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Two coaxial solenoids are made by winding thin insulated wire over a pipe of cross-sectional area $A=10c{{m}^{2}}$ and length $=20cm$. If one of the solenoids has 300 turns and the other 400 turns, their mutual inductance is $\left( {{\mu }_{0}}=4\pi \times {{10}^{-7}}Tm{{A}^{-1}} \right)$
A.$4.8\pi \times {{10}^{-4}}H$
B.$4.8\pi \times {{10}^{-5}}H$
C.$2.4\pi \times {{10}^{-4}}H$
D.$2.4\pi \times {{10}^{-5}}H$

Last updated date: 04th Mar 2024
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IVSAT 2024
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Hint:We are two solenoids in each other’s vicinity due to which magnetic field will be created in one coil due to current in the other. Therefore, we shall directly apply the formula of mutual inductance between two objects to find mutual inductance between these two solenoids.

Complete answer:
For mutual inductance, we take two coils. One with ${{N}_{1}}$ turns and the other with ${{N}_{2}}$ turns. When we pass current through coil 1, the magnetic field created by the coil increases in magnitude and the magnetic field lines will also go through coil 2 and create an increasing magnetic flux. The increase in magnetic flux in one direction causes the induced current to create a magnetic field going in the opposite direction to reduce the increasing magnetic flux.
Therefore, as we increase current in coil 1, the magnitude of magnetic field goes up and the flux in one direction increases creating an induced EMF across the second coil.
The induced EMF in coil 2, ${{\varepsilon }_{2}}$ is given as:
${{\varepsilon }_{2}}={{M}_{21}}\dfrac{d{{i}_{1}}}{dt}$
${{M}_{12}}=$ mutual inductance coefficient
$\dfrac{di}{dt}=$ change in current per unit time in coil 1
The unit of mutual inductance is Henry.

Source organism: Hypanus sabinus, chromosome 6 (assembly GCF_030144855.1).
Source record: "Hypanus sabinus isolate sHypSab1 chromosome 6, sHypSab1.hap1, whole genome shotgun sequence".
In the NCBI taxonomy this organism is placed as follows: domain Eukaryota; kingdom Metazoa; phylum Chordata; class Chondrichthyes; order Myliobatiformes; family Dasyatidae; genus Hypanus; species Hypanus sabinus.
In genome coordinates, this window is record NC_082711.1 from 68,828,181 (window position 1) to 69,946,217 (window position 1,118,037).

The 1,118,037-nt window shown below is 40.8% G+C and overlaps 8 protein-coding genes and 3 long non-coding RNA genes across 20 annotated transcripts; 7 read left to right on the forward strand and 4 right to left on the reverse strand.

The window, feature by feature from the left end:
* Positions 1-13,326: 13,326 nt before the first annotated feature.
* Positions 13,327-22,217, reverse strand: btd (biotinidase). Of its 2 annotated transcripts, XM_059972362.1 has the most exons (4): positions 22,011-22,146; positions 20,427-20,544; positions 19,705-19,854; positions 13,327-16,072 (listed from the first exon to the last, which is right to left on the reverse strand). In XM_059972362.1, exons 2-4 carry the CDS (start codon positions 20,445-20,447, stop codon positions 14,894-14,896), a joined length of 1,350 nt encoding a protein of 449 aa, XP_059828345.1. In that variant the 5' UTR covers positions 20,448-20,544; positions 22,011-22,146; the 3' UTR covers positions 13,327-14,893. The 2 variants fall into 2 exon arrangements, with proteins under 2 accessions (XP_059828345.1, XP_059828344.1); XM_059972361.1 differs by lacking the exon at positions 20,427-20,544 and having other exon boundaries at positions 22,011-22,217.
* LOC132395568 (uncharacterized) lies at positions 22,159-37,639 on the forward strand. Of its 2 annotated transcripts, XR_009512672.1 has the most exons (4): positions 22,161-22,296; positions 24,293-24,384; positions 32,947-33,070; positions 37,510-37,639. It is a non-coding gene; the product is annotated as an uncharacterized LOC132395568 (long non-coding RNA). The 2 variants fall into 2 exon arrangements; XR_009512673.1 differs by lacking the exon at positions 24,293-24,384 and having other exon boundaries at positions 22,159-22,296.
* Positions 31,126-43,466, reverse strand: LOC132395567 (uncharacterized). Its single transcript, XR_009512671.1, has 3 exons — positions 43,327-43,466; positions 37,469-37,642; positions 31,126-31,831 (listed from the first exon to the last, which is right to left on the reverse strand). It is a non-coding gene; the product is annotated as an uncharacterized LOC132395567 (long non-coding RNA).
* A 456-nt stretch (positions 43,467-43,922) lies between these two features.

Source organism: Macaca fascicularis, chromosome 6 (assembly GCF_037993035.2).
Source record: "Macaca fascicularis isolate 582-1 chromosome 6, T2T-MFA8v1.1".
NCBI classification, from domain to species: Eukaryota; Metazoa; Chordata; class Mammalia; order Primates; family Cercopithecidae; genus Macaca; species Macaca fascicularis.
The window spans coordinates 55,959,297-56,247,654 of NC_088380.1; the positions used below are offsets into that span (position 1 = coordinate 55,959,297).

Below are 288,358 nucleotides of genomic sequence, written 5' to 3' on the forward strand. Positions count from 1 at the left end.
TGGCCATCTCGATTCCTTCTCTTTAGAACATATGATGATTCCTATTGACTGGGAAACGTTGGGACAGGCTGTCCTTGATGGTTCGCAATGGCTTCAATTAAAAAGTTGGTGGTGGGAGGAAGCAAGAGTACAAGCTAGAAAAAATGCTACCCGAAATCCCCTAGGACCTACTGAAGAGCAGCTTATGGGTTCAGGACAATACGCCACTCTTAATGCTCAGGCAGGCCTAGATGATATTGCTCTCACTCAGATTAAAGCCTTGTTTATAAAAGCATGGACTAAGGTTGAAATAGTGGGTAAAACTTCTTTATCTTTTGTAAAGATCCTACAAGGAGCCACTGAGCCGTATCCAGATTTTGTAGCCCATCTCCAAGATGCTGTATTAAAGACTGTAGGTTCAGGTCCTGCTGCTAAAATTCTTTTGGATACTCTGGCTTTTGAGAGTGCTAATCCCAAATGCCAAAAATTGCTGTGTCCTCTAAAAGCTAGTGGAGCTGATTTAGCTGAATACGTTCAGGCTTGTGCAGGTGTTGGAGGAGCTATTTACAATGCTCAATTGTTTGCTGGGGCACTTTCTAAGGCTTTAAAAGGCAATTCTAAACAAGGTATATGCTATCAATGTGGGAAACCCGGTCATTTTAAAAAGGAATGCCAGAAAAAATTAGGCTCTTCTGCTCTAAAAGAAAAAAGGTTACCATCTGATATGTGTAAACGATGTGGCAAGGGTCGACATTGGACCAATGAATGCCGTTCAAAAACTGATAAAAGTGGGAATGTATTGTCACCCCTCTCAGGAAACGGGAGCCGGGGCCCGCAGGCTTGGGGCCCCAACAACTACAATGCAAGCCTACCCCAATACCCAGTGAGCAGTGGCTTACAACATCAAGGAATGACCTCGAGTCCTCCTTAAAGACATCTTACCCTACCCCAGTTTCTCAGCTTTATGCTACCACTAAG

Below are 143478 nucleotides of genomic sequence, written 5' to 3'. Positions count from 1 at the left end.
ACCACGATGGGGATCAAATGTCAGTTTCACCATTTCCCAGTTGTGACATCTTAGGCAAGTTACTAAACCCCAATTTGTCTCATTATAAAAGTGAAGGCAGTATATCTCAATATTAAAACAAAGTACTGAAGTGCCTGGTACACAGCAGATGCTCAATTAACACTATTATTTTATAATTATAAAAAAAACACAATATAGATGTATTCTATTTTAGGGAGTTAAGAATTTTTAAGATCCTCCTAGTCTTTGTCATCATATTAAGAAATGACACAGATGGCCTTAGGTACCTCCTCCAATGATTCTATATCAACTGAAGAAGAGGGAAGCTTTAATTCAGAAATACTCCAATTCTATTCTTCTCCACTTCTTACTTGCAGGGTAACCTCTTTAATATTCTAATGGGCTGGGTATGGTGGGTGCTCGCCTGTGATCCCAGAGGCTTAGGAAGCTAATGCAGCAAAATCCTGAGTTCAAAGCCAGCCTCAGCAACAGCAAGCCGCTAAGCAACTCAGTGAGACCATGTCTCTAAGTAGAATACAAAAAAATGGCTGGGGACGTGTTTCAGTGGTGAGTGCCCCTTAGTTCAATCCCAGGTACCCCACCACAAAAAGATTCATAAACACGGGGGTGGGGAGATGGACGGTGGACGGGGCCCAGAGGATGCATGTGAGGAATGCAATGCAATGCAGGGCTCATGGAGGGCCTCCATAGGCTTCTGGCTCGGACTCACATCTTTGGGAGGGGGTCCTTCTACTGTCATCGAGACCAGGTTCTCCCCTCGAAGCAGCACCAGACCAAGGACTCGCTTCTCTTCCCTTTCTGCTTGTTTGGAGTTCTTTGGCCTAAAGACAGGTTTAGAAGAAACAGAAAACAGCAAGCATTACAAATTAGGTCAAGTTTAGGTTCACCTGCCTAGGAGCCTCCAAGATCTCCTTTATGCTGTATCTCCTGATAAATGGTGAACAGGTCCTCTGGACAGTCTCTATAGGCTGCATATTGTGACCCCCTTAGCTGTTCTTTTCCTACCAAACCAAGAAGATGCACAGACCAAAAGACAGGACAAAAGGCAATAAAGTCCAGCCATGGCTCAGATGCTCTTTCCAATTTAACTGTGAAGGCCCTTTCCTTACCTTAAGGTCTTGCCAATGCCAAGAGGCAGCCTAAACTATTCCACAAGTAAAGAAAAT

This mutual inductance is expressed as:
$M=\dfrac{{{\mu }_{0}}{{N}_{1}}{{N}_{2}}A}{l}$
${{N}_{1}}=$ number of turns in coil 1
${{N}_{2}}=$ number of turns in coil 2.
$A=$ area of coils
$l=$ length of coil
Here, we have ${{N}_{1}}=300,{{N}_{2}}=400,A=10c{{m}^{2}}=10\times {{10}^{-4}}{{m}^{2}}$ and $l=20cm=0.2m$. Also given that ${{\mu }_{0}}=4\pi \times {{10}^{-7}}Tm{{A}^{-1}}$.
Substituting these values in formula of mutual inductance, we get
\[\Rightarrow M=\dfrac{\left( 4\pi \times {{10}^{-7}} \right)300.400\left( {{10}^{-3}} \right)}{0.2}\]
On simplifying, we get
  & \Rightarrow M=4\pi \left( 6 \right){{10}^{-5}} \\
 & \Rightarrow M=24\pi \times {{10}^{-5}} \\
$\therefore M=2.4\pi \times {{10}^{-4}}H$
Hence, the mutual inductance is equal to $2.4\pi \times {{10}^{-4}}H$.

Therefore, the correct option is (C) $2.4\pi \times {{10}^{-4}}H$.

The direction of the induced, induced current and induced magnetic field is such that it opposes the magnetic field they have been originated from and as a result the net value of the magnetic field decreases. This has been well-defined in Lenz's law that the induced magnetic field opposes its source.
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